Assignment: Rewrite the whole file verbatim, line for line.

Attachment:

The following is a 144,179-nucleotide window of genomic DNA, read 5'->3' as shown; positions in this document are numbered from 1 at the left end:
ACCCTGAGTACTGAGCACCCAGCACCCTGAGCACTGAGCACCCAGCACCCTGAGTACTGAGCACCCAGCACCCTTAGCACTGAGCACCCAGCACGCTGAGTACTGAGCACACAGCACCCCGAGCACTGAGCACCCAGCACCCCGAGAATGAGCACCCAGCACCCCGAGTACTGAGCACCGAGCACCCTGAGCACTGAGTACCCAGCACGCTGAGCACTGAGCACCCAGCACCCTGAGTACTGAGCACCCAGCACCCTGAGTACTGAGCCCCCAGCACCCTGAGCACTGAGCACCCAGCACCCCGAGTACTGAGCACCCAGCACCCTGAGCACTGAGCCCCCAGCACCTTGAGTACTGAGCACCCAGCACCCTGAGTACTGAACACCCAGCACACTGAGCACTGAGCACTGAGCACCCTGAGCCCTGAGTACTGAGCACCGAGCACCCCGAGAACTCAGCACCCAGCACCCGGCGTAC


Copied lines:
The following is a 144,179-nucleotide window of genomic DNA, read 5'->3' as shown; positions in this document are numbered from 1 at the left end:
ACCCTGAGTACTGAGCACCCAGCACCCTGAGCACTGAGCACCCAGCACCCTGAGTACTGAGCACCCAGCACCCTTAGCACTGAGCACCCAGCACGCTGAGTACTGAGCACACAGCACCCCGAGCACTGAGCACCCAGCACCCCGAGAATGAGCACCCAGCACCCCGAGTACTGAGCACCGAGCACCCTGAGCACTGAGTACCCAGCACGCTGAGCACTGAGCACCCAGCACCCTGAGTACTGAGCACCCAGCACCCTGAGTACTGAGCCCCCAGCACCCTGAGCACTGAGCACCCAGCACCCCGAGTACTGAGCACCCAGCACCCTGAGCACTGAGCCCCCAGCACCTTGAGTACTGAGCACCCAGCACCCTGAGTACTGAACACCCAGCACACTGAGCACTGAGCACTGAGCACCCTGAGCCCTGAGTACTGAGCACCGAGCACCCCGAGAACTCAGCACCCAGCACCCGGCGTAC